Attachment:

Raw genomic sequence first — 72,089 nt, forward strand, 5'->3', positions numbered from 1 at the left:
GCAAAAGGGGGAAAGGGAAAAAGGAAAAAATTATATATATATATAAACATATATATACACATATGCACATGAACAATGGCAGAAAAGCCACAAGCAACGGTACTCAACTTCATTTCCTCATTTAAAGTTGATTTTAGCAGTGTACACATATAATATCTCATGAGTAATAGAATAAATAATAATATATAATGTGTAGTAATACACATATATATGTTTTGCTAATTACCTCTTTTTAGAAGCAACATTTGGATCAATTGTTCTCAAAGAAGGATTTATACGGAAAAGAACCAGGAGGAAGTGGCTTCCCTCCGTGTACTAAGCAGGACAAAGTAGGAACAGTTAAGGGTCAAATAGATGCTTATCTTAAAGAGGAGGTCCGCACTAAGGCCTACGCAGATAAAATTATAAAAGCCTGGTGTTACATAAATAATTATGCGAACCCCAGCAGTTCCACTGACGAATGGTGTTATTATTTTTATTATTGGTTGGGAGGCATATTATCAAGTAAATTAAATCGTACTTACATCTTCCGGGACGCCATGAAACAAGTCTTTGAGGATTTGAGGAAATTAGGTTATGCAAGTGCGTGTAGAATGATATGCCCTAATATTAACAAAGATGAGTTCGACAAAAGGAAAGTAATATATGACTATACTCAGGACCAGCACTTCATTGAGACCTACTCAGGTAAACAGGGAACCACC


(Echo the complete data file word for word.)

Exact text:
Raw genomic sequence first — 72,089 nt, forward strand, 5'->3', positions numbered from 1 at the left:
GCAAAAGGGGGAAAGGGAAAAAGGAAAAAATTATATATATATATAAACATATATATACACATATGCACATGAACAATGGCAGAAAAGCCACAAGCAACGGTACTCAACTTCATTTCCTCATTTAAAGTTGATTTTAGCAGTGTACACATATAATATCTCATGAGTAATAGAATAAATAATAATATATAATGTGTAGTAATACACATATATATGTTTTGCTAATTACCTCTTTTTAGAAGCAACATTTGGATCAATTGTTCTCAAAGAAGGATTTATACGGAAAAGAACCAGGAGGAAGTGGCTTCCCTCCGTGTACTAAGCAGGACAAAGTAGGAACAGTTAAGGGTCAAATAGATGCTTATCTTAAAGAGGAGGTCCGCACTAAGGCCTACGCAGATAAAATTATAAAAGCCTGGTGTTACATAAATAATTATGCGAACCCCAGCAGTTCCACTGACGAATGGTGTTATTATTTTTATTATTGGTTGGGAGGCATATTATCAAGTAAATTAAATCGTACTTACATCTTCCGGGACGCCATGAAACAAGTCTTTGAGGATTTGAGGAAATTAGGTTATGCAAGTGCGTGTAGAATGATATGCCCTAATATTAACAAAGATGAGTTCGACAAAAGGAAAGTAATATATGACTATACTCAGGACCAGCACTTCATTGAGACCTACTCAGGTAAACAGGGAACCACC